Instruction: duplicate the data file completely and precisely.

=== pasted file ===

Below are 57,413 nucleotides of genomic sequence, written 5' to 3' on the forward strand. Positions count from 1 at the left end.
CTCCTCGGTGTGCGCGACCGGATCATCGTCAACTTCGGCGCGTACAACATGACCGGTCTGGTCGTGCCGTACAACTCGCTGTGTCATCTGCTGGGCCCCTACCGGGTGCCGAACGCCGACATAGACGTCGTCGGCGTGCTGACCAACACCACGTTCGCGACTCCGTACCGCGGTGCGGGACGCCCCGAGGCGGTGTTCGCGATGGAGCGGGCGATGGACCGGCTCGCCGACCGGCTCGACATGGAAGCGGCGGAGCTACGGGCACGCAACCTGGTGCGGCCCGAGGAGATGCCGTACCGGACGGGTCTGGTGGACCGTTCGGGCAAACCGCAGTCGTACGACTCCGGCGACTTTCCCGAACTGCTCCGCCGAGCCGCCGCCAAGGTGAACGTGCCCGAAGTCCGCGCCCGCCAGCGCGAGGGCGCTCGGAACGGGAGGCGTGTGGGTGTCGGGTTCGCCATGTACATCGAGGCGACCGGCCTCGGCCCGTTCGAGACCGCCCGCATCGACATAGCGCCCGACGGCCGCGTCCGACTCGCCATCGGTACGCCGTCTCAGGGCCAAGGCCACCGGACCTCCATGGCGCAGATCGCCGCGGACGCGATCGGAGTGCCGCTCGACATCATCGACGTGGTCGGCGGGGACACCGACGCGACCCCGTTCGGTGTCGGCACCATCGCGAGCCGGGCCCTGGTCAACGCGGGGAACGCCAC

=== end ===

Below are 57,413 nucleotides of genomic sequence, written 5' to 3' on the forward strand. Positions count from 1 at the left end.
CTCCTCGGTGTGCGCGACCGGATCATCGTCAACTTCGGCGCGTACAACATGACCGGTCTGGTCGTGCCGTACAACTCGCTGTGTCATCTGCTGGGCCCCTACCGGGTGCCGAACGCCGACATAGACGTCGTCGGCGTGCTGACCAACACCACGTTCGCGACTCCGTACCGCGGTGCGGGACGCCCCGAGGCGGTGTTCGCGATGGAGCGGGCGATGGACCGGCTCGCCGACCGGCTCGACATGGAAGCGGCGGAGCTACGGGCACGCAACCTGGTGCGGCCCGAGGAGATGCCGTACCGGACGGGTCTGGTGGACCGTTCGGGCAAACCGCAGTCGTACGACTCCGGCGACTTTCCCGAACTGCTCCGCCGAGCCGCCGCCAAGGTGAACGTGCCCGAAGTCCGCGCCCGCCAGCGCGAGGGCGCTCGGAACGGGAGGCGTGTGGGTGTCGGGTTCGCCATGTACATCGAGGCGACCGGCCTCGGCCCGTTCGAGACCGCCCGCATCGACATAGCGCCCGACGGCCGCGTCCGACTCGCCATCGGTACGCCGTCTCAGGGCCAAGGCCACCGGACCTCCATGGCGCAGATCGCCGCGGACGCGATCGGAGTGCCGCTCGACATCATCGACGTGGTCGGCGGGGACACCGACGCGACCCCGTTCGGTGTCGGCACCATCGCGAGCCGGGCCCTGGTCAACGCGGGGAACGCCAC